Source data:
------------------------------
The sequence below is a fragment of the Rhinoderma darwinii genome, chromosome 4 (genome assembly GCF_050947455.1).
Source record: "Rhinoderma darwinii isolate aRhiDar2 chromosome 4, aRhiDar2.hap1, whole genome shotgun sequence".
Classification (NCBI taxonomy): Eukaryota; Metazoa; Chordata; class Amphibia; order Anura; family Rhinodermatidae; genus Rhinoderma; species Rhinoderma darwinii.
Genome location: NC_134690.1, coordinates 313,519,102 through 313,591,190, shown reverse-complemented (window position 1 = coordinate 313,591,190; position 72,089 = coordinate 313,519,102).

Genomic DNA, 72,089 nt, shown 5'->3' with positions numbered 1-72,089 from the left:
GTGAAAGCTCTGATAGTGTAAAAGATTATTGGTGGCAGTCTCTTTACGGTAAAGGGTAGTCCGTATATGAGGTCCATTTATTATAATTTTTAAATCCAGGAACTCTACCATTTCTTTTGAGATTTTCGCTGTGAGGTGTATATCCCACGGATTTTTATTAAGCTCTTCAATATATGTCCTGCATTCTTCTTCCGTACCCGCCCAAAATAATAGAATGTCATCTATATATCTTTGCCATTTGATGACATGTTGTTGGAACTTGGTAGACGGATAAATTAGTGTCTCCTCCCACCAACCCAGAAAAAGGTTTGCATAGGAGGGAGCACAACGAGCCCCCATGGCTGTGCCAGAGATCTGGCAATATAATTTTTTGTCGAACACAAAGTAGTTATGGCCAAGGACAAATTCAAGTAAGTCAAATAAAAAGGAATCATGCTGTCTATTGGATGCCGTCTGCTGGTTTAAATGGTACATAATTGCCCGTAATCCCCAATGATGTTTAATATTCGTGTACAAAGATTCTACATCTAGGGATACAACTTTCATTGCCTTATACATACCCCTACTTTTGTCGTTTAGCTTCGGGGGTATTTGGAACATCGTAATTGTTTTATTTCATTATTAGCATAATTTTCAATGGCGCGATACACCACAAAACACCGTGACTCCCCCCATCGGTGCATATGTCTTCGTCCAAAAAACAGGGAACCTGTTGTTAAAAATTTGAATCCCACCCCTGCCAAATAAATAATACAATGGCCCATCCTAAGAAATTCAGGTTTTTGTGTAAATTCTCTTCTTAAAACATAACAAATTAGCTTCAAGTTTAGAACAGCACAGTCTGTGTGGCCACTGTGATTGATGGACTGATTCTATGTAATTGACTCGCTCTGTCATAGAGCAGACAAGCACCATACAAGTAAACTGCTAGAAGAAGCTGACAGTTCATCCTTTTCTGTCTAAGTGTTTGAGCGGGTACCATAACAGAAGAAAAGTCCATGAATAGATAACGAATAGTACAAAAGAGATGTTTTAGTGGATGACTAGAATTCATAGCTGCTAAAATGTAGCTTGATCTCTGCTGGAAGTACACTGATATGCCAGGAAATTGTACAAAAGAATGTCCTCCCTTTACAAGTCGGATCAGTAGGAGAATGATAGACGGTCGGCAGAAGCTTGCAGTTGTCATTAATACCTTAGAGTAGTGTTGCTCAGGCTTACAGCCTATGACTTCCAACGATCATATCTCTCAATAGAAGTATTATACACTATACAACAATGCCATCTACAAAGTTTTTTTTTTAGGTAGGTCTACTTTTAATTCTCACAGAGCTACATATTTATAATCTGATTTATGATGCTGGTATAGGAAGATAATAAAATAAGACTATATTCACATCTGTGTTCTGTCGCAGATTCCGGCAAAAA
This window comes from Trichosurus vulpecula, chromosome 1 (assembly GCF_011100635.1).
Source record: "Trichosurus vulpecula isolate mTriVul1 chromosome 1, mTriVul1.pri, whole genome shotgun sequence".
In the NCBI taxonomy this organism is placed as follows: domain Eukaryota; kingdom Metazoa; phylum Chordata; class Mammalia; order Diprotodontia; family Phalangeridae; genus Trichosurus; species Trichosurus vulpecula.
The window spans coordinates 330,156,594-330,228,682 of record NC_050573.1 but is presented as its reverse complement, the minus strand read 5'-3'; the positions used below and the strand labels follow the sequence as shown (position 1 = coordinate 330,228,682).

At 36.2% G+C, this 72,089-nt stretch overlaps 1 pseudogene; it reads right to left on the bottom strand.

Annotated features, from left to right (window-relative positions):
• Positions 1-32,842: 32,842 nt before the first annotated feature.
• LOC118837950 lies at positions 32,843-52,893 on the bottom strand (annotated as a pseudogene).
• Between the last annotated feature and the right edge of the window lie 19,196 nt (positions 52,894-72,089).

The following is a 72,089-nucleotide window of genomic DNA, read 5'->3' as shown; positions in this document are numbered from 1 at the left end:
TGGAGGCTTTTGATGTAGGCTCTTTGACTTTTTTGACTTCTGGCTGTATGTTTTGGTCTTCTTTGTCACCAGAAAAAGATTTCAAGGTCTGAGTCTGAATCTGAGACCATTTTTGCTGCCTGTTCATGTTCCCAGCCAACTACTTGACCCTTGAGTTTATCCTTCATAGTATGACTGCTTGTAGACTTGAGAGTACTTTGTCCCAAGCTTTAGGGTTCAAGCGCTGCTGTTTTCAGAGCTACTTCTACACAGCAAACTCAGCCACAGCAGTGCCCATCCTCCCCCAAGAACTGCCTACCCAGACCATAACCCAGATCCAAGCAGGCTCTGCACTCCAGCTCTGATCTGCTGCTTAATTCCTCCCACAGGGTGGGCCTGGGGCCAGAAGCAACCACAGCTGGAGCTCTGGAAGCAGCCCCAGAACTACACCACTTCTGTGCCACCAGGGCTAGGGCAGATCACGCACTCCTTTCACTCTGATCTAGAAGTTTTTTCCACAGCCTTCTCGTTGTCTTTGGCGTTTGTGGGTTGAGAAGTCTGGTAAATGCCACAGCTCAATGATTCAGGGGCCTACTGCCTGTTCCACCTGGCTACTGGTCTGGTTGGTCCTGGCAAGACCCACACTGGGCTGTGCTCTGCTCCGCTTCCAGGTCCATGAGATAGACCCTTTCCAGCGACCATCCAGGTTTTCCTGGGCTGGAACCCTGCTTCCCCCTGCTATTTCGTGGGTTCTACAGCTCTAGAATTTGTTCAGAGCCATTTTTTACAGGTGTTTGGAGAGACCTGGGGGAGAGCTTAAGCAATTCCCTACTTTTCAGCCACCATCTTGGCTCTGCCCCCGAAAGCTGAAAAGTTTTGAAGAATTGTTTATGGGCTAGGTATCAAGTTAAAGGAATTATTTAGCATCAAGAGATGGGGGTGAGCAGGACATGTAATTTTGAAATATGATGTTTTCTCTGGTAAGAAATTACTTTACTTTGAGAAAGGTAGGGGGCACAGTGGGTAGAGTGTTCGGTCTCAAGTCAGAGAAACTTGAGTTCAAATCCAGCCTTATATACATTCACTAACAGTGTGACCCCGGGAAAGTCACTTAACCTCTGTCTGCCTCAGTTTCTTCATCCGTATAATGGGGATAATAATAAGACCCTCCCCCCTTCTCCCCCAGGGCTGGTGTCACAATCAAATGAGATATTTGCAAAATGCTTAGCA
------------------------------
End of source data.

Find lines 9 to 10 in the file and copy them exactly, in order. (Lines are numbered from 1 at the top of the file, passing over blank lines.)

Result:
In the NCBI taxonomy this organism is placed as follows: domain Eukaryota; kingdom Metazoa; phylum Chordata; class Mammalia; order Diprotodontia; family Phalangeridae; genus Trichosurus; species Trichosurus vulpecula.
The window spans coordinates 330,156,594-330,228,682 of record NC_050573.1 but is presented as its reverse complement, the minus strand read 5'-3'; the positions used below and the strand labels follow the sequence as shown (position 1 = coordinate 330,228,682).